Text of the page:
A new study suggests that the contamination of drinking water by shale gas is due to faulty wells and not hydraulic fracturing.
Researchers in the US analysed the gas content in 130 water wells in Pennsylvania and Texas.
They were able to trace the methane found in the water to problems with the casing or lining of wells drilled to extract the gas.
The report appears in the Proceedings of the National Academy of Sciences.
In many parts of the US, the migration of gas into drinking water has raised questions about the fracking process.
Previous research has detailed the scale of these difficulties without arriving at a satisfactory explanation of how the gas got into the water.
This new study focussed on areas which were well known for elevated levels of methane in drinking wells.
The researchers used noble gases to trace the path of methane as these inert chemicals are not affected by microbial activity or oxidation.
By measuring the ratios of the noble materials to the methane they were able to accurately determine the distance to the likely source.
The scientists analysed content from 113 wells in the Marcellus shale in Pennsylvania and 20 in the Barnett shale in Texas. They found eight clusters of wells with problems.
"The mechanism of contamination looks to be well integrity," said one of the authors, Prof Robert Jackson from Stanford University.
"In about half the cases we believe the contamination came from poor cementing and in the other half it came from well casings that leaked."
Cement is used in the oil and gas extraction industry to fill the spaces between the well casing and the sides of the well.
In one case the methane was linked to the failure of an underground well. In none of the investigated wells was there a direct link to fracking.
"These results appear to rule out the possibility that methane has migrated up into drinking water aquifers because of horizontal drilling or hydraulic fracturing, as some people feared," said Prof Avner Vengosh, from Duke University.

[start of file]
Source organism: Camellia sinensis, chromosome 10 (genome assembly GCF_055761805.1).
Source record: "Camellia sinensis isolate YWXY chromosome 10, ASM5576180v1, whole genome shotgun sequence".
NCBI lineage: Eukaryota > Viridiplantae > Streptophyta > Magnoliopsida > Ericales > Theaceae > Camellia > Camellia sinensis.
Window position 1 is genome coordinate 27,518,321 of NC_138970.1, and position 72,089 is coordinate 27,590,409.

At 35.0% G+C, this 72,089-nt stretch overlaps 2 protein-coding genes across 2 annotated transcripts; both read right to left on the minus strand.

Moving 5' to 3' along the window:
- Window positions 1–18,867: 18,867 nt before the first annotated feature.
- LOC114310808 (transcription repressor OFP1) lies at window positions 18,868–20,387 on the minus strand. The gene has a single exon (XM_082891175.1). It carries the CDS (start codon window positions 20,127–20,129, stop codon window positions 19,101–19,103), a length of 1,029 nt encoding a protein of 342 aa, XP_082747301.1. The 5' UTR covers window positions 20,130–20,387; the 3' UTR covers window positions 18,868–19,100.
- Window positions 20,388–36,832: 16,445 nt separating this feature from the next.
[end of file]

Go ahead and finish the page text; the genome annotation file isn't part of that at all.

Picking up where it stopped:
The researchers are concerned that the wells are failing because of the large volumes of water going through them at very high pressure. This is a critical part of the process of extracting gas from the shale rocks.
Separation of powers
They also point to the pressure that drillers are under to finish and move on to the next site. The historically low price of gas could also be affecting spending on well integrity as profit margins shrink.
The scientists believe that most of the problems they have identified can be resolved with better enforcement of existing regulations.
"You need strong rules and regulations on well integrity," said Prof Jackson.
"You need generous setbacks that protect homes and schools and water sources from drilling, sometimes farther than the drillers would want. You need enough inspectors on the ground to keep people honest and you need separation between the industry and the inspectors and you don't always have that in the US."
Other researchers say that the latest work shows that the process of fracking is safe - and that with proper regulation it could be a viable proposition in countries like the UK.
"It's important to put this work into a UK/EU perspective," said Prof Quentin Fisher from the University of Leeds.
"The licensing system in the US means that companies have to drill a massive number of wells very quickly. This is not the case in the UK/EU so far more care can be taken to ensure that leakage into groundwater does not occur."
The researchers say that further work in this field could help them predict the likely path of methane if leaks occur in areas where fracking takes place.
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